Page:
Lenovo unveiled its IdeaPad 330 laptop a few months ago in India. The Ideapad 330 does look beautiful outside, but does that beauty continue to resonate in the interiors also? Find out by reading this review:
Lenovo IdeaPad 330: Design
The Lenovo IdeaPad 330 looks great from a distance, it looks like it sports a metal body. As soon as you touch it you realize that it is just plastic infused with the polished aluminium paint job on top. Apart from the plastic fooling itself to look like metal, the body sports a matte paint job all over. The Lenovo branding is minimal with a small logo below the display and a logo on the top-right of the outer lid. This gives the laptop a clean and minimalist look.
The touchpad is big enough for most of the use cases. However, the sensitivity of the touchpad is a little lower than what I personally prefer. The plastic painted touchpad to match the body is not smooth at all, making long hours of usage feel a bit unpleasant. As for the keyboard, it has good key travel and is respectable and comfortable for long typing sessions.
The edges around the IdeaPad 330 body are neatly chamfered allowing comfortable grip while holding the laptop in your hand or typing with your wrist against the body. The base of the laptop is almost flat with the exception of a slight curve to the body on three of the four sides. The colour matched rubber shoes on the base keep the laptop in one place. The hinge on the laptop feels almost perfect.
The laptop sports something the company calls the hinge-less design. This gives the laptop the ability to open at any angle between 0-180 degrees. This makes it viewing in awkward positions easy. The company also claims, with this design the hinge breaking issue that most laptops usually face after a few years of usage won't ever happen. However, we cannot guarantee anything from our side.
Lenovo IdeaPad 330: Display and IO
The IdeaPad 330 sports a 15.6-inch full HD (1920 x 1080) IPS display. While the display is non-reflective it attracts fingerprints quite easily. It is bright enough for daily usage, but I found the display a little dull while sitting in a park writing an article. In short, if you are planning to use the laptop outdoors regularly, you will find the brightness disappointing.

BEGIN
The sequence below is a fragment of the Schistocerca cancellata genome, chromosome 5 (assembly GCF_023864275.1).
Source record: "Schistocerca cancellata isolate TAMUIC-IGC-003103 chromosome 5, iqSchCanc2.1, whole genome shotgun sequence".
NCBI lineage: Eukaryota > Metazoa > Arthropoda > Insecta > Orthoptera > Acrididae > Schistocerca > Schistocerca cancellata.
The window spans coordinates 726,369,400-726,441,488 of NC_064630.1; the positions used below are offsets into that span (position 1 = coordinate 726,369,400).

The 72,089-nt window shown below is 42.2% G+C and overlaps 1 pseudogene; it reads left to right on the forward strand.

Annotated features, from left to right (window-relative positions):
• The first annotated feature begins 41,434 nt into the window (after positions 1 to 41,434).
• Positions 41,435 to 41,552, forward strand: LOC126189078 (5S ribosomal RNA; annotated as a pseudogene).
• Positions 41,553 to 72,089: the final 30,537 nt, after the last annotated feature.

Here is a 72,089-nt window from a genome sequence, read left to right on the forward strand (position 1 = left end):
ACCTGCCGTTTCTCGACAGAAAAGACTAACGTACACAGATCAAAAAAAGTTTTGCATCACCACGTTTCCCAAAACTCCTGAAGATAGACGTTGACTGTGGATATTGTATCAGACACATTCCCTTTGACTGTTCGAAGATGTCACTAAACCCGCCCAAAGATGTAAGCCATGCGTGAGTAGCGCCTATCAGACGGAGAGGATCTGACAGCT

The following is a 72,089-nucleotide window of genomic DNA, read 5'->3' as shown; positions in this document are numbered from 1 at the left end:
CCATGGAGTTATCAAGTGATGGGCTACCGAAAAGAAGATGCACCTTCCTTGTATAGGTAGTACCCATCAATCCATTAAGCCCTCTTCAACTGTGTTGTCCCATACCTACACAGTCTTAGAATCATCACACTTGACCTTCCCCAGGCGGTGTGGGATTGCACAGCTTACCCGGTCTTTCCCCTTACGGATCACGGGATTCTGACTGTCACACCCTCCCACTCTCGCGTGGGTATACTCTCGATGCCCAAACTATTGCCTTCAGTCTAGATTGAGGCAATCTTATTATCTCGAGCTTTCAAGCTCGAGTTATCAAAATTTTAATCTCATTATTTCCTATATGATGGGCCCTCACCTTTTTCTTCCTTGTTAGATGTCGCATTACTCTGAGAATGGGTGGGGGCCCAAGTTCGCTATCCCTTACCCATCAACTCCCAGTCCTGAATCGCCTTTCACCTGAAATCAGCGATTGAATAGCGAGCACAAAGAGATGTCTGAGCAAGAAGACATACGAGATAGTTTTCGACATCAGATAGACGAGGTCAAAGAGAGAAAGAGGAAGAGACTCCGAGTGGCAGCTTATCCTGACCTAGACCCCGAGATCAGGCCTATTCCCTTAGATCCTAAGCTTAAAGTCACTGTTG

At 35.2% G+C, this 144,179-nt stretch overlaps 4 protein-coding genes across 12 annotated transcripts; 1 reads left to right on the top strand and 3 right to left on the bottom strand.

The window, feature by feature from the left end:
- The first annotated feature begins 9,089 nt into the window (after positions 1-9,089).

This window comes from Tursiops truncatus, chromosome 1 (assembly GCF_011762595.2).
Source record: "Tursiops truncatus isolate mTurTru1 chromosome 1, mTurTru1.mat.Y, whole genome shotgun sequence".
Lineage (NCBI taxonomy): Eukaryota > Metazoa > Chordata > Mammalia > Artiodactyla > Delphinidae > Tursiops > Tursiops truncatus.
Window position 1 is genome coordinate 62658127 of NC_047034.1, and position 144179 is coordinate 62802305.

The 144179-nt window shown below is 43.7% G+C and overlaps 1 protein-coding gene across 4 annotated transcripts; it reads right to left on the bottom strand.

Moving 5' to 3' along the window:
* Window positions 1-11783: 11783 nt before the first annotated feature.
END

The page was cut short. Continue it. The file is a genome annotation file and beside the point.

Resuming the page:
The viewing angles of the laptop are quite good. The text is legible even when the display is pushed back completely. Colours are neither too sharp nor too faded, and appear very natural during the usage.
Overall, the display is quite good considering the price of the laptop. While I haven't tested its HD display variant, in my experience spending a little extra for the full HD one if the budget allows will pay off.
While the speakers are loud enough for listening to music while working late hours in the office. The dialogue and the lack of bass demands a lot to be expected from the speakers. For anything more than casual music playback in the background while working, I would recommend using a pair of headphones or earphones instead.
For the IO (Input Output) ports, the Ideapad 330 sports two full-size USB ports, an HDMI port, a card reader, 3.5mm audio jack, a charging port and a USB Type-C port. Along with this, the laptop also sports a DVD drive. Honestly, in the modern world, I don't see a need for a DVD drive and would have honestly loved to trade that space for an SSD or more USB ports. However, that's only my personal preference. The presence of only two full-size USB ports does bother me a bit, as both of them will vanish if you decide to use an external mouse and keyboard with the laptop. Presence of the USB Type-C port helps.
Lenovo IdeaPad 330: Keyboard and Touchpad
The Lenovo Ideapad 330 sports a chiclet-style keyboard, which does not feature any sort of backlighting. The keys on the keyboard are flat are have got a nice feel to them. However, the tactile feedback from them isn’t too positive. The key travel is more than what you expect from a laptop at this price range, which according to me is a good thing.
The touchpad on the IdeaPad 330 supports Windows multi-finger gestures, which work right out of the box. This is the same technology that Microsoft calls the precision unit. The presence of such a good touchpad on a mid-level laptop is great. The lower part of the touchpad can be pressed down to register left or right clicks. However, the surface of the touchpad is not as smooth as one would like. If you plan on using the mouse heavily, it would be a great option to invest in an external mouse.